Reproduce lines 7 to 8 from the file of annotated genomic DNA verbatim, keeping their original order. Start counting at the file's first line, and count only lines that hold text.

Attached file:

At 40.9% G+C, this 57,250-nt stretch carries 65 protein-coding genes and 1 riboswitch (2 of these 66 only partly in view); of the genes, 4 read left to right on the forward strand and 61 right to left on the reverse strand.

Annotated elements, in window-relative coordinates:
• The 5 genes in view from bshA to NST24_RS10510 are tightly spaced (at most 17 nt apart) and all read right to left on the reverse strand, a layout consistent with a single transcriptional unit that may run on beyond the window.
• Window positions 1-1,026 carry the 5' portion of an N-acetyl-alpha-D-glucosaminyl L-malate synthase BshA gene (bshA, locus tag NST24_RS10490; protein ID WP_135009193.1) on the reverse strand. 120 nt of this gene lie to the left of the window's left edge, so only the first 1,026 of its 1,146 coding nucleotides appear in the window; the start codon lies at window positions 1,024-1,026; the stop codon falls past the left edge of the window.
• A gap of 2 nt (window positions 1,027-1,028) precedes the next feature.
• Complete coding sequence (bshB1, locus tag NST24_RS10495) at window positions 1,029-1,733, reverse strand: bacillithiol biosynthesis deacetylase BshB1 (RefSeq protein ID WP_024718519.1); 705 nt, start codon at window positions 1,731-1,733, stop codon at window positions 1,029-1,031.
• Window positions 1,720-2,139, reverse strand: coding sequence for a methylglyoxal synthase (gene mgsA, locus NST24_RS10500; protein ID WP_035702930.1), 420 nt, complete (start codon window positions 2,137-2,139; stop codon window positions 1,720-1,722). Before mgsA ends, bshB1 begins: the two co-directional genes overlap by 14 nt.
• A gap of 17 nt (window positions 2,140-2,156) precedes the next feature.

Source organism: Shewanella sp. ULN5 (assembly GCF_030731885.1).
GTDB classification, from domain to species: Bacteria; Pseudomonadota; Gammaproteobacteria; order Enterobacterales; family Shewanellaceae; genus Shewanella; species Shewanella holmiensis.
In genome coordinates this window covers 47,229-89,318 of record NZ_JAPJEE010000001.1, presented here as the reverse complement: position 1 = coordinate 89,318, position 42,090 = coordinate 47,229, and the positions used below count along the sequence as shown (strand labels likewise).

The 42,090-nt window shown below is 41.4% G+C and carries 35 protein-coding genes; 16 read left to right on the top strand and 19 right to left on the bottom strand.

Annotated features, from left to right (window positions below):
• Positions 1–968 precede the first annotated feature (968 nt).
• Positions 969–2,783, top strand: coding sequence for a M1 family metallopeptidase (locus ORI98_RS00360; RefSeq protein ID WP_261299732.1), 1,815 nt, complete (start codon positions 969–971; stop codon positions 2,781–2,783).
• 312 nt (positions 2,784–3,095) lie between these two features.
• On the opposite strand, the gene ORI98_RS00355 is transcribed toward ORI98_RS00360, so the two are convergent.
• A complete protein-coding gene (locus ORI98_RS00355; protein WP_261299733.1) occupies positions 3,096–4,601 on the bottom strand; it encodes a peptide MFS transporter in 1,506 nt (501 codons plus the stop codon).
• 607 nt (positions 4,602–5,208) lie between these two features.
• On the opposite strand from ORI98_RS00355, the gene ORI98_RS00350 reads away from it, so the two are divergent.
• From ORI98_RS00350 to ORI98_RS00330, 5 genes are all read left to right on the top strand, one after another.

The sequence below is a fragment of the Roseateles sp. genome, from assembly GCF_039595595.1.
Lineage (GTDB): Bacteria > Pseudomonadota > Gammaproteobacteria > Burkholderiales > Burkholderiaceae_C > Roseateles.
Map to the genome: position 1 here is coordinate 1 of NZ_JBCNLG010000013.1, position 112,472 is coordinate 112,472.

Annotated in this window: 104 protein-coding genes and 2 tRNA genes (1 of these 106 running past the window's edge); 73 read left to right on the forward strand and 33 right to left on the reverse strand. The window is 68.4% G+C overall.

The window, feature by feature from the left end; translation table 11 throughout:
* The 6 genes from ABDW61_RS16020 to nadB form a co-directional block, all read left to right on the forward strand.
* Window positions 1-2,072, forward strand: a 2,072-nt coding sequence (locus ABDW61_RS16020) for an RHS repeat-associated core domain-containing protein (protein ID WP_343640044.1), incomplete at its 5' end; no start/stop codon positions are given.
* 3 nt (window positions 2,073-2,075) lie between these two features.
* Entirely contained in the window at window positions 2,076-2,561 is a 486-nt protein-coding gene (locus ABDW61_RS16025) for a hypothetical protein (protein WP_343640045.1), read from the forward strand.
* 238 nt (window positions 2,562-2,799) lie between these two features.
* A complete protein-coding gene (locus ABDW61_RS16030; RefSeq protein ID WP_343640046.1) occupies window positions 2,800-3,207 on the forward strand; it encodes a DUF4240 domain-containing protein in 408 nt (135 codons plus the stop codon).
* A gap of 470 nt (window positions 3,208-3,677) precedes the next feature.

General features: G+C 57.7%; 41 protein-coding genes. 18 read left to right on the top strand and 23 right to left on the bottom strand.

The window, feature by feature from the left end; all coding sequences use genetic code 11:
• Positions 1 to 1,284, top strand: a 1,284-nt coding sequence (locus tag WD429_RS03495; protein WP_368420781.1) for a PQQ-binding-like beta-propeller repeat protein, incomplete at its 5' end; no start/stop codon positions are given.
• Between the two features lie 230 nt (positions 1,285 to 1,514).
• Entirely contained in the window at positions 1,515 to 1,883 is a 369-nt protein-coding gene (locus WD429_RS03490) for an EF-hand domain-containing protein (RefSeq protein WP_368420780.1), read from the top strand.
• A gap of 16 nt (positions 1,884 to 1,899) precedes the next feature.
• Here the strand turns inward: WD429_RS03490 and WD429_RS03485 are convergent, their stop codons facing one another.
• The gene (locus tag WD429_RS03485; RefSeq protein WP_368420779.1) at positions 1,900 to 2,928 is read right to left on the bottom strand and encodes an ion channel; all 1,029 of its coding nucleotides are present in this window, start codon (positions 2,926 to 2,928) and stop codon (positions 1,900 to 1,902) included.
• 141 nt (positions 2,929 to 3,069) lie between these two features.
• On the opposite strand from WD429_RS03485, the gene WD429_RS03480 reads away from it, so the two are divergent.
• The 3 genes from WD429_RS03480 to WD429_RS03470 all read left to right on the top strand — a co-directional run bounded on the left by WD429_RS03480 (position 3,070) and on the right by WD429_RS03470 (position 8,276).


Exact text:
• Window positions 1,720-2,139, reverse strand: coding sequence for a methylglyoxal synthase (gene mgsA, locus NST24_RS10500; protein ID WP_035702930.1), 420 nt, complete (start codon window positions 2,137-2,139; stop codon window positions 1,720-1,722). Before mgsA ends, bshB1 begins: the two co-directional genes overlap by 14 nt.
• A gap of 17 nt (window positions 2,140-2,156) precedes the next feature.